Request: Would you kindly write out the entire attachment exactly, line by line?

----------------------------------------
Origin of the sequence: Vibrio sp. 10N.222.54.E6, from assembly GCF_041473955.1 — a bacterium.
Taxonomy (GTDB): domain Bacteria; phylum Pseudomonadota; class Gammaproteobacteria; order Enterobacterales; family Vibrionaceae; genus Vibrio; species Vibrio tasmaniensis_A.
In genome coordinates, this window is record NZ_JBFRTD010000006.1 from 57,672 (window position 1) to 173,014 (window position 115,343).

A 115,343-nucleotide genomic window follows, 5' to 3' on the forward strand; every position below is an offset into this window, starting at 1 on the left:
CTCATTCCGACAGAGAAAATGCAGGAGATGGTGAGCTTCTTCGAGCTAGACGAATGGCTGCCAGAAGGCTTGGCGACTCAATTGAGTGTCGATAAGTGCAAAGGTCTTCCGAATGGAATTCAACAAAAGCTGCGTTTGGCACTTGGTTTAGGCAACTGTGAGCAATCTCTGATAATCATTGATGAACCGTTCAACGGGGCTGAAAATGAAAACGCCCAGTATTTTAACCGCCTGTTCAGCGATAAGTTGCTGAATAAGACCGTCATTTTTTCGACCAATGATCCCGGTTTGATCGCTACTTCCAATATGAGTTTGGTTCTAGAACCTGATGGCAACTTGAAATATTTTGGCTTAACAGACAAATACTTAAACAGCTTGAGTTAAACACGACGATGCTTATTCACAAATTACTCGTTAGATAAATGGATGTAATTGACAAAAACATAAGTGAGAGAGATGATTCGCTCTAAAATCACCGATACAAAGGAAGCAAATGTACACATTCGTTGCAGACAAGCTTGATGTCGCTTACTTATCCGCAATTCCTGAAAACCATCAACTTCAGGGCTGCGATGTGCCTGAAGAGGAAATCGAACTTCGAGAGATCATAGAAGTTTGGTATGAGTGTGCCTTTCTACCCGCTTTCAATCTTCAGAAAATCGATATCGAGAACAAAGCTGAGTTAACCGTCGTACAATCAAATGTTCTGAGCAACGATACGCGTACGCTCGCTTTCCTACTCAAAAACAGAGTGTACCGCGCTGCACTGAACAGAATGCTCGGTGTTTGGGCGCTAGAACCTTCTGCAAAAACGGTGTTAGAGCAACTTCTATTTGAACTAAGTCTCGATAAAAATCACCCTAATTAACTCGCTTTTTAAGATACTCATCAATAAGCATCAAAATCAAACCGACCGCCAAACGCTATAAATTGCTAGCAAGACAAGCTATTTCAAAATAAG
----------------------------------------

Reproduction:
Origin of the sequence: Vibrio sp. 10N.222.54.E6, from assembly GCF_041473955.1 — a bacterium.
Taxonomy (GTDB): domain Bacteria; phylum Pseudomonadota; class Gammaproteobacteria; order Enterobacterales; family Vibrionaceae; genus Vibrio; species Vibrio tasmaniensis_A.
In genome coordinates, this window is record NZ_JBFRTD010000006.1 from 57,672 (window position 1) to 173,014 (window position 115,343).

A 115,343-nucleotide genomic window follows, 5' to 3' on the forward strand; every position below is an offset into this window, starting at 1 on the left:
CTCATTCCGACAGAGAAAATGCAGGAGATGGTGAGCTTCTTCGAGCTAGACGAATGGCTGCCAGAAGGCTTGGCGACTCAATTGAGTGTCGATAAGTGCAAAGGTCTTCCGAATGGAATTCAACAAAAGCTGCGTTTGGCACTTGGTTTAGGCAACTGTGAGCAATCTCTGATAATCATTGATGAACCGTTCAACGGGGCTGAAAATGAAAACGCCCAGTATTTTAACCGCCTGTTCAGCGATAAGTTGCTGAATAAGACCGTCATTTTTTCGACCAATGATCCCGGTTTGATCGCTACTTCCAATATGAGTTTGGTTCTAGAACCTGATGGCAACTTGAAATATTTTGGCTTAACAGACAAATACTTAAACAGCTTGAGTTAAACACGACGATGCTTATTCACAAATTACTCGTTAGATAAATGGATGTAATTGACAAAAACATAAGTGAGAGAGATGATTCGCTCTAAAATCACCGATACAAAGGAAGCAAATGTACACATTCGTTGCAGACAAGCTTGATGTCGCTTACTTATCCGCAATTCCTGAAAACCATCAACTTCAGGGCTGCGATGTGCCTGAAGAGGAAATCGAACTTCGAGAGATCATAGAAGTTTGGTATGAGTGTGCCTTTCTACCCGCTTTCAATCTTCAGAAAATCGATATCGAGAACAAAGCTGAGTTAACCGTCGTACAATCAAATGTTCTGAGCAACGATACGCGTACGCTCGCTTTCCTACTCAAAAACAGAGTGTACCGCGCTGCACTGAACAGAATGCTCGGTGTTTGGGCGCTAGAACCTTCTGCAAAAACGGTGTTAGAGCAACTTCTATTTGAACTAAGTCTCGATAAAAATCACCCTAATTAACTCGCTTTTTAAGATACTCATCAATAAGCATCAAAATCAAACCGACCGCCAAACGCTATAAATTGCTAGCAAGACAAGCTATTTCAAAATAAG